2013 Honda CBR600RR

Does anyone still use the term BOBFOC?

BEAUTY, they say, is in the eye of the beholder. So some will look at the shovel-faced (as in, 'hit by a...') new CBR600RR and drool. But others will look and ask: “Why did they take inspiration from a snow-plough?”

The face is, after all, what this bike is really all about. After ten years of minor visual tweaking – yes, it's been a decade since the original CBR600RR made its appearance – Honda has given the bike the facelift to end all facelifts. Gone are the sloping headlights with twin air intakes beneath, in comes a new central air intake splitting a pair of lamps that make the CBR600RR nothing if not distinctive.

Behind that bold new look, though, the changes are less radical. As the bike's Large Development Project Leader Hirofumi Fukunaga says: “The new CBR600RR, building on the platform of the previous model, has taken its performance to a new level. It delivers an awesome ride on the circuit, but is even easier than before to ride on city streets. It sounds contradictory, but the natural fusion of these two aspects of the bike’s character is what makes this model even more attractive than its predecessor. What’s more, we developed the bike with an eye to making it available at an affordable price. As the overall project leader, nothing could give me greater pleasure than for this new CBR600RR to stimulate the Supersports mind of the rider new to the class.”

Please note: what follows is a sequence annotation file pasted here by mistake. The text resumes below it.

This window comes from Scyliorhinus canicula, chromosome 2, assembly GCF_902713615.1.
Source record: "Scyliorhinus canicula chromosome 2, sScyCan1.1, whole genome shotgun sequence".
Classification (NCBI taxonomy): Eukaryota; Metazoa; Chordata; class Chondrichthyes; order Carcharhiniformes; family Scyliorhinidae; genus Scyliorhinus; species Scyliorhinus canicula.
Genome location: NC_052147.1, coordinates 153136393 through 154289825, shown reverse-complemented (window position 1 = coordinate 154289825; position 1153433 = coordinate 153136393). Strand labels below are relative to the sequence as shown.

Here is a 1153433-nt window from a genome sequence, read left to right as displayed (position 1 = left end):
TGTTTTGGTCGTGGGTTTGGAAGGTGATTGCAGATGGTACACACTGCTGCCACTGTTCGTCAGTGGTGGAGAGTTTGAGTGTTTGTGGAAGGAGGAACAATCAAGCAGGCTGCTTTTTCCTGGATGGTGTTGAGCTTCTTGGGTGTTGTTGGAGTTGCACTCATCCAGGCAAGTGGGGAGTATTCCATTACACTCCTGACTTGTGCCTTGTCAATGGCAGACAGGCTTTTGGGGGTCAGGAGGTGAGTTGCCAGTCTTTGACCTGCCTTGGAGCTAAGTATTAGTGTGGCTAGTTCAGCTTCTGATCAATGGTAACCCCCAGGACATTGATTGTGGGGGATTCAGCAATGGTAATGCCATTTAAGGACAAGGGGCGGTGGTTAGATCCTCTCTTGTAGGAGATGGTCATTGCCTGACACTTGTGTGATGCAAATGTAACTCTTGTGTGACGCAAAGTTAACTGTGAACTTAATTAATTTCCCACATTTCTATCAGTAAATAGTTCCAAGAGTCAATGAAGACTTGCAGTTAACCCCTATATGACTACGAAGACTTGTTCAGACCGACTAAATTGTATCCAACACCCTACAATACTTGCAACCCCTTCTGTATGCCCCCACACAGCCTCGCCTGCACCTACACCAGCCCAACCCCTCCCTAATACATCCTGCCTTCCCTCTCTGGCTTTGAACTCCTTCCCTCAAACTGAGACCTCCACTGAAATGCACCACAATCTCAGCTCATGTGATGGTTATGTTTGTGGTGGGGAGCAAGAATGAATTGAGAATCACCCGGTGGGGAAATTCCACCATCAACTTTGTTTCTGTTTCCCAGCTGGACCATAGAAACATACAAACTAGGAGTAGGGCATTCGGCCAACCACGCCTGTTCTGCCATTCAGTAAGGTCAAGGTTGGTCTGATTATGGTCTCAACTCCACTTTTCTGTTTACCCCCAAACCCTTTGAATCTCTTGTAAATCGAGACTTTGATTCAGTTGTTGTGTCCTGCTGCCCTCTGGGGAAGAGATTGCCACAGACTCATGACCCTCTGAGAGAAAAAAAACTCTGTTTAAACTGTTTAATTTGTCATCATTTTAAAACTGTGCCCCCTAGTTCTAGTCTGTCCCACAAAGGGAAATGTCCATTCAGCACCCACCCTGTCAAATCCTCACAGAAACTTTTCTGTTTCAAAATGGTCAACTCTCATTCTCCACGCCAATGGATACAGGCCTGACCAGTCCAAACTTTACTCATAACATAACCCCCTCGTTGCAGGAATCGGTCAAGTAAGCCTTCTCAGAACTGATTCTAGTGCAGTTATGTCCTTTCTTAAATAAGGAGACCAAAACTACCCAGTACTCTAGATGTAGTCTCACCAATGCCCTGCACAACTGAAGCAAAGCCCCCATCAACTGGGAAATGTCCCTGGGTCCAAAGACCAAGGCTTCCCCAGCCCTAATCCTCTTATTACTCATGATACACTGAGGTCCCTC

“Building on the platform of the previous model” is the key phrase – since the chassis and engine are basically carried over. The motor gets revised ECU maps but still makes 118bhp at 13,500rpm and 49lbft at 11,250rpm – exactly the same numbers as the old bike. The big news, handling-wise, is the adoption of Showa's Big Piston Forks – a move said to reduce dive on the brakes and improve stability.

The bodywork, headlights aside, is a development of the earlier shape. Despite its bluff new nose, the shape now creates 6.5% less drag with an upright rider, and 5% less with the rider tucked in. New wheels are a huge visual step forward compared to the old three-spokers, but despite their light looks the new bike's kerb weight is 193.4kg in ABS-equipped form, just 0.6kg less than the previous model.

Paint options include black, Repsol-rep and a rather nice retro-styled take on the traditional red-white-blue 'tricolour' scheme.